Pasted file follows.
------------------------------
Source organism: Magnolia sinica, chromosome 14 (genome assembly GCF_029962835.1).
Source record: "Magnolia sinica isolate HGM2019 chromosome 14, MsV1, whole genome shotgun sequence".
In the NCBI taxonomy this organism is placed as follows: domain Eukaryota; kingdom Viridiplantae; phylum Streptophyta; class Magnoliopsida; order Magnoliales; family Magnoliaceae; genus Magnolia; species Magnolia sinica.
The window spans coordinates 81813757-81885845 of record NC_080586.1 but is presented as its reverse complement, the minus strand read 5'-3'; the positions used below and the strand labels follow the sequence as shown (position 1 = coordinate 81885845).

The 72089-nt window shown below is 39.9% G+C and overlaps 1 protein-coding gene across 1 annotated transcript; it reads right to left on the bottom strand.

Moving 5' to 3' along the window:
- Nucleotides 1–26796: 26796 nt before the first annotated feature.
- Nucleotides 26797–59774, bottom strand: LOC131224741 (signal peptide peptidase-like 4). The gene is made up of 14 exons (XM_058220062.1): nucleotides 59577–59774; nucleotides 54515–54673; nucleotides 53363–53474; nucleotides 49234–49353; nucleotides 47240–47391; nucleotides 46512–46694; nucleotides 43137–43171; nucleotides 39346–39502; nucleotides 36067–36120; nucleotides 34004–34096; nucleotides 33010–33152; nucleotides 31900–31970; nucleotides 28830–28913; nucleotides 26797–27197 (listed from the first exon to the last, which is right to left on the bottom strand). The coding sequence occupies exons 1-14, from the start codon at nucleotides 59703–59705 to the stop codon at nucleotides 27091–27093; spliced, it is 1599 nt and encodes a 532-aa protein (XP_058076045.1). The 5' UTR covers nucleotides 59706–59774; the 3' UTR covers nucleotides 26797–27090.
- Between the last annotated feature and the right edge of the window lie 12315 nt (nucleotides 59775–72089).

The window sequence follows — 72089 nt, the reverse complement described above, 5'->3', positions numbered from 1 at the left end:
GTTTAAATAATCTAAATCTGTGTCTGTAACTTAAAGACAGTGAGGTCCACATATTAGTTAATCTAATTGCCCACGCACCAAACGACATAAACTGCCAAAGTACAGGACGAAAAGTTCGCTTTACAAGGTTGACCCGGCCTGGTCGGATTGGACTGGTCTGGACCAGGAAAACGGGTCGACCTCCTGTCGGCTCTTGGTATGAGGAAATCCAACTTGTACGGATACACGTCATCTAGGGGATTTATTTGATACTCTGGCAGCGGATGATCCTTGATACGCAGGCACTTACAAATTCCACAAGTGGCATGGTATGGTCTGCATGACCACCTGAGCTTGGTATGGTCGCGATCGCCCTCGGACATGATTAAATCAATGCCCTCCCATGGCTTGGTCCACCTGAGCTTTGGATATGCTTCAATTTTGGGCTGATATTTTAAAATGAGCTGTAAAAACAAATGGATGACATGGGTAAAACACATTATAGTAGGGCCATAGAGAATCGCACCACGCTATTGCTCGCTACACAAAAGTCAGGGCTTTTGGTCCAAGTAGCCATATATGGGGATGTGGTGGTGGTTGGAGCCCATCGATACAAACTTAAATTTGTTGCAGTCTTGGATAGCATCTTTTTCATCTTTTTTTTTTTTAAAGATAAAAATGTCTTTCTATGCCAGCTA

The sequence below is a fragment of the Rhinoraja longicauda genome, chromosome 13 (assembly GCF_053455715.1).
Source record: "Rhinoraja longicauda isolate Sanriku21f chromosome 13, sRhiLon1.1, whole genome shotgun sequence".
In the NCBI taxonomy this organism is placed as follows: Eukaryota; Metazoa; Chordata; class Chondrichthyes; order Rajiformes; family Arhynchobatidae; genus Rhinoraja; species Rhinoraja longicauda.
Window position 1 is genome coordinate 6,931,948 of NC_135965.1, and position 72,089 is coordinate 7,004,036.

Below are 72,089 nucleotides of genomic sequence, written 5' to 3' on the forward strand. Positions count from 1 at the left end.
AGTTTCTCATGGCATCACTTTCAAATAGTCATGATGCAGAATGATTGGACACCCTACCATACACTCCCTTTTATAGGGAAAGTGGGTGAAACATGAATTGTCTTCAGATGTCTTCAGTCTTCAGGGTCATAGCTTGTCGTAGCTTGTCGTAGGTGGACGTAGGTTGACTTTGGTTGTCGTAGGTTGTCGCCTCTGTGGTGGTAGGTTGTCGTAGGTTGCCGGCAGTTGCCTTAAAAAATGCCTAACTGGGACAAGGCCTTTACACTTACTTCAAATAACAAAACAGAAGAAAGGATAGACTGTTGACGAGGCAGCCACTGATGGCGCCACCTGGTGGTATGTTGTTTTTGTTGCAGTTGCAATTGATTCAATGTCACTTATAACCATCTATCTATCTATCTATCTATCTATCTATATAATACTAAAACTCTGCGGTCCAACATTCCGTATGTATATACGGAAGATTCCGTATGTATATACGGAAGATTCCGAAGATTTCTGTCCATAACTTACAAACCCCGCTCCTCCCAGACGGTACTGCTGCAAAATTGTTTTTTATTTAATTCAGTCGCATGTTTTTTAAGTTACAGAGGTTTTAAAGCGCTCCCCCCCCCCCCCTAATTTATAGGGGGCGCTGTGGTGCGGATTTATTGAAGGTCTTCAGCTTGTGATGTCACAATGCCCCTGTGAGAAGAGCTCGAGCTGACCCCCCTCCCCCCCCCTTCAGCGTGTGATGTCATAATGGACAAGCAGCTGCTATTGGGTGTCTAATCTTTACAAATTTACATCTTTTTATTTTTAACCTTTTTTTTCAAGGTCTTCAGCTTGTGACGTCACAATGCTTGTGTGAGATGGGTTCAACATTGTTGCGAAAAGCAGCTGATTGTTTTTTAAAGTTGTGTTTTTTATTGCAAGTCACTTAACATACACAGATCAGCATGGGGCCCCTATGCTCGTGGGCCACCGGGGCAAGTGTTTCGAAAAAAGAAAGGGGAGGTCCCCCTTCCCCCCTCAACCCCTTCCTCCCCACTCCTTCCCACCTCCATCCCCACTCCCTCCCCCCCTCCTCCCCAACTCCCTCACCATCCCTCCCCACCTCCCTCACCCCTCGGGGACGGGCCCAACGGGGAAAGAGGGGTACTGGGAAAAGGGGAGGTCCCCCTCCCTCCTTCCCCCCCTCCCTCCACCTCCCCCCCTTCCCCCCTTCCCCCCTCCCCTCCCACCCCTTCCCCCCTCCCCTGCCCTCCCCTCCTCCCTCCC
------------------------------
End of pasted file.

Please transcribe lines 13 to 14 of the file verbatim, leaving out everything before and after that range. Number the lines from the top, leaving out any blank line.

Source record: "Rhinoraja longicauda isolate Sanriku21f chromosome 13, sRhiLon1.1, whole genome shotgun sequence".
In the NCBI taxonomy this organism is placed as follows: Eukaryota; Metazoa; Chordata; class Chondrichthyes; order Rajiformes; family Arhynchobatidae; genus Rhinoraja; species Rhinoraja longicauda.